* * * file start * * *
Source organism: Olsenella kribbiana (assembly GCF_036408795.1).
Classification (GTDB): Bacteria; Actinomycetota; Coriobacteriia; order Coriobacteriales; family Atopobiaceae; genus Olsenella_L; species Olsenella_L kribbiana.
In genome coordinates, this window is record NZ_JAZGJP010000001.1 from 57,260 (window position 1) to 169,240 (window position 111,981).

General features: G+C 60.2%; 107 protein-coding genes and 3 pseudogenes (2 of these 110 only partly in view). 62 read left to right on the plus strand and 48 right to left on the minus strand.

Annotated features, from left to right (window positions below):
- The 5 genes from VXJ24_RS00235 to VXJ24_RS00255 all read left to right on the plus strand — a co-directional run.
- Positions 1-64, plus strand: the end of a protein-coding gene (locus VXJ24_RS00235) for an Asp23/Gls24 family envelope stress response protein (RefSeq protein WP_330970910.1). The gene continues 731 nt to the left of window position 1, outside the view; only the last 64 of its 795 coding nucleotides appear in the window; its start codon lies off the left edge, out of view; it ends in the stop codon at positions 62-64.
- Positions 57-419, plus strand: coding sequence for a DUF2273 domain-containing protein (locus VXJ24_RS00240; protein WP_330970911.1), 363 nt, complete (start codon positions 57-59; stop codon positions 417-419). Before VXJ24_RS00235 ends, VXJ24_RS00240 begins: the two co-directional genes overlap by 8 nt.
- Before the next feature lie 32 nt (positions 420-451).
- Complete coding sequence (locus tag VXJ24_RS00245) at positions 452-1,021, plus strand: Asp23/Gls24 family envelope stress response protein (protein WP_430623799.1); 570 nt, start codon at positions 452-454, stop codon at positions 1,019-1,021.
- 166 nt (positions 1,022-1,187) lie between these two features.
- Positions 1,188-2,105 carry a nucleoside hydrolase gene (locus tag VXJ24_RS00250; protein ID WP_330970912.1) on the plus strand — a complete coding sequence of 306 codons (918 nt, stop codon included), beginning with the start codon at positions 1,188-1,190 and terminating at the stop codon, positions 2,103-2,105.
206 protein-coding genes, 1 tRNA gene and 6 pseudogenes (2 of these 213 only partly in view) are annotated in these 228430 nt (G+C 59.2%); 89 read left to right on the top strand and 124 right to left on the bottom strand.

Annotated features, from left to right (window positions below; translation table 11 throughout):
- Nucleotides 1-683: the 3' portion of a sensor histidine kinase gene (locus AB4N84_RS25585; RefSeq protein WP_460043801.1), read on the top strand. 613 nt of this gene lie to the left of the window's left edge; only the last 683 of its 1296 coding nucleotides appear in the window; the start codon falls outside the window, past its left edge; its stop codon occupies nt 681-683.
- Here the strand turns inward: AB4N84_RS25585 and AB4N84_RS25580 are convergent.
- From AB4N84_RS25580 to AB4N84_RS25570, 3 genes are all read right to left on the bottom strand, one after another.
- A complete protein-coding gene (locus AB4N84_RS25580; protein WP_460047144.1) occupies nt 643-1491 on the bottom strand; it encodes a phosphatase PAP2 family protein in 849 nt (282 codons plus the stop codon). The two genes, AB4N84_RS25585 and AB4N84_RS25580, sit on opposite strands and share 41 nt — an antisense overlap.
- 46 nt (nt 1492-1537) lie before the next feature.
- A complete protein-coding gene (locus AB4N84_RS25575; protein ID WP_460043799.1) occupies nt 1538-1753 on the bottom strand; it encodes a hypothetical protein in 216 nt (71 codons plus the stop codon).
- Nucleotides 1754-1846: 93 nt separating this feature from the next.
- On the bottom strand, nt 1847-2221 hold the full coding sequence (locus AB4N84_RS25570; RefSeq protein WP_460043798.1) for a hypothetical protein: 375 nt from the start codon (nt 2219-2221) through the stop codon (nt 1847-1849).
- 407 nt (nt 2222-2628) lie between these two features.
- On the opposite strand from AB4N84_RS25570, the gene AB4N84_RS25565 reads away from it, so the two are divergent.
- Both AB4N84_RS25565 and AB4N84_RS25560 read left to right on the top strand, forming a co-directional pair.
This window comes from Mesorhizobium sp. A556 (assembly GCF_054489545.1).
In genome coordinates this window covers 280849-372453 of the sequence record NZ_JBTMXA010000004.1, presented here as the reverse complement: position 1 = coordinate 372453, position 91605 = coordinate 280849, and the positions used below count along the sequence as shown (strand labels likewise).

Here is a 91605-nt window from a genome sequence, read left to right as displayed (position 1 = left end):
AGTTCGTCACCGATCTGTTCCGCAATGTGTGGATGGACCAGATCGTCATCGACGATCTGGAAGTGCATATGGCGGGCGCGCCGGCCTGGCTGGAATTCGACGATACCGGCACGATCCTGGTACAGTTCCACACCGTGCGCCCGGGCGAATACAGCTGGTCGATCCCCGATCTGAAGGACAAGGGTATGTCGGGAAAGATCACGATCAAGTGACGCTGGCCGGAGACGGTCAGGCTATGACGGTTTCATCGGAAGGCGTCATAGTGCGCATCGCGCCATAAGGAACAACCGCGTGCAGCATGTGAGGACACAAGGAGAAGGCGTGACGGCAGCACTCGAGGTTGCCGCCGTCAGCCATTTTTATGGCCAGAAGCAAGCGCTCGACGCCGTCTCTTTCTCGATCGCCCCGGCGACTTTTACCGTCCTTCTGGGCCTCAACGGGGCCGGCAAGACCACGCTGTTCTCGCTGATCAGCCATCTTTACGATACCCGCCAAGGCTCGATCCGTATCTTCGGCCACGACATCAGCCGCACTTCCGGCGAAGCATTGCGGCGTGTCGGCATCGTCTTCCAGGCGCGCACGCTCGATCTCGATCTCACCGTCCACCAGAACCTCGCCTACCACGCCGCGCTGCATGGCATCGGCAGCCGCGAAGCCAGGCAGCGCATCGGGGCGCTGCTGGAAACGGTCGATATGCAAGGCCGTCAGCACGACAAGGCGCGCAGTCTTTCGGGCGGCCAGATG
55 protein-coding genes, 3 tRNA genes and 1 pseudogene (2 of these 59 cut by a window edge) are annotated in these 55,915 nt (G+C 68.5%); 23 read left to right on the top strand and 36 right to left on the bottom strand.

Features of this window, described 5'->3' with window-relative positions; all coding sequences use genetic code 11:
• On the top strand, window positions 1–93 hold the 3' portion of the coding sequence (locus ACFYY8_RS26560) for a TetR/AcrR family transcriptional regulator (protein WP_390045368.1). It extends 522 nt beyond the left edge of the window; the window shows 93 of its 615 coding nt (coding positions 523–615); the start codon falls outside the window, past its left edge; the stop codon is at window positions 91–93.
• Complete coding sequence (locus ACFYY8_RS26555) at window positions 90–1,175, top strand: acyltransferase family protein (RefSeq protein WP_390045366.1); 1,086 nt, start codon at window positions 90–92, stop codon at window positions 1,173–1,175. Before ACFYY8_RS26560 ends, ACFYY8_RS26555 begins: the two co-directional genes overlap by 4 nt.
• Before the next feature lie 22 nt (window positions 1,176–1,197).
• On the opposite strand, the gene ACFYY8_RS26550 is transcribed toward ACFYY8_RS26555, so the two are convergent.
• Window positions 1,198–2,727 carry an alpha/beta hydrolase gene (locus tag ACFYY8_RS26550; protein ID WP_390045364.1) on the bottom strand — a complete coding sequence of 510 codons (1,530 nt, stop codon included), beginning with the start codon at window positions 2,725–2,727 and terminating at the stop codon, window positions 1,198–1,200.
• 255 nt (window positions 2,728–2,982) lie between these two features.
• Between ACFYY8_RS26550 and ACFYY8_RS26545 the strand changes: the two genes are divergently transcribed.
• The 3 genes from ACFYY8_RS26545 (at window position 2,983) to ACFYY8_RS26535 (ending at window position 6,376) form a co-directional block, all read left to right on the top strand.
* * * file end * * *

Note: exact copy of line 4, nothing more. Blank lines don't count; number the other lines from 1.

General features: G+C 60.2%; 107 protein-coding genes and 3 pseudogenes (2 of these 110 only partly in view). 62 read left to right on the plus strand and 48 right to left on the minus strand.